Robert Kroese has a marvelous sense of humor and Mercury Falls is perfect. I’ve read a couple of his other books, Starship Grifters and The Dream of the Iron Dragon. They are good books, but for humor, this is much better. As a side note: The Dream of the Iron Dragon should be up for a Dragon Award at Dragon Con this year. (How many Dragons can I put into a sentence?)
Years of covering the antics of End Times cults for The Banner, a religious news magazine, have left Christine Temetri not only jaded but seriously questioning her career choice. That is, until she meets Mercury, an anti-establishment angel who’s frittering his time away whipping up batches of Rice Krispy Treats and perfecting his ping-pong backhand instead of doing his job: helping to orchestrate Armageddon. With the end near and angels and demons debating the finer political points of the Apocalypse, Christine and Mercury accidentally foil an attempt to assassinate one Karl Grissom, a thirty-seven-year-old film school dropout about to make his big break as the Antichrist. Now, to save the world, she must negotiate the byzantine bureaucracies of Heaven and Hell and convince the apathetic Mercury to take a stand, all the while putting up with the obnoxious mouth-breathing Antichrist.
This is a humorous comedy of manners in the same vein as Good Omens by Terry Pratchett and Neil Gaiman. There aren’t a lot of good guys and almost no bad guys, just a lot of guys who work for other guys who are unfortunately involved in destroying the world. The hero and prime mover is Christine, who is fairly haphazard as an apocalypse reporter (or a hero for that matter). She doesn’t really seem to grasp reporting, and is understandably burned-out with her single subject matter assignments. She gets her first good assignment and promptly blows it…eh…literally getting blown up. Somehow, this results in her deciding to meet Mercury, rescuing the antichrist, and becoming a prawn in greater war between Heaven, Hell, and pretty much everyone else. (Yes, absurd use of words are a constant feature in this novel.)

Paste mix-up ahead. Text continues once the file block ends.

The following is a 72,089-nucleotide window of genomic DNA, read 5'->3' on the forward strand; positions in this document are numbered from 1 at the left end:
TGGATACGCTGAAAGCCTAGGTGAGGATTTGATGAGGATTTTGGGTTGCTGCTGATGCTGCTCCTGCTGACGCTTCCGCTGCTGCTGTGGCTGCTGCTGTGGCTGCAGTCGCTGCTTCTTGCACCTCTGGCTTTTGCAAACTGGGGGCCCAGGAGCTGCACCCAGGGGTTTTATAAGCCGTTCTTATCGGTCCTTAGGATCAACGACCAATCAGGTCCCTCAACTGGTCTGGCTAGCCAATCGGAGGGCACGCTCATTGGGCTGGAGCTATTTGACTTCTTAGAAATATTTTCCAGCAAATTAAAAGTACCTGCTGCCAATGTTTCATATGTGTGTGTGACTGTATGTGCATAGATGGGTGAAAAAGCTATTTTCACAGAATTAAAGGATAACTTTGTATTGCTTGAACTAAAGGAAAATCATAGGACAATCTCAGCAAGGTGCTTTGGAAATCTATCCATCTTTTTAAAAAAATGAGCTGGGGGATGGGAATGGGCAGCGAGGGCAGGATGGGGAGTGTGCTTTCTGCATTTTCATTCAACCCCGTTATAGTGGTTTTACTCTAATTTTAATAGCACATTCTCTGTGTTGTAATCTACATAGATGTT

I managed to like Christine right off the bat, despite her burn-out, so I got engaged. The story tries to throw you with a lot of side-action and footnotes, but they are just window dressing for the plot and humor. As an example, you’ll feel better for remembering Don, from Don’s flooring, but he isn’t exactly central to the action. Some minor characters will turn out to be central, but … not much of a complaint… they aren’t well enough developed later to matter much anyway. The story focuses on the main three characters and doesn’t much drift.
The humor is constant and terrible. If you hate bad puns, silly word play, and absurd situations, well, not your novel. I’m a fan of those things, so it worked out well for me. Also, they blow up a chunk of California. You may think that this crime against humanity is a big negative, but this automatically adds a star for me. Yes, it’s arbitrary, sue me.
Look, this is a fun book. It is five star fun from cover to cover. In Grifters, I didn’t end up liking his main characters, which distracted from the fun. In this novel, I ended up liking everyone, villains and heroes alike. There is a lot of heart in the novel, you’ll enjoy it. I’m giving it five stars and recommending it to anyone who likes a bit of silly in their day.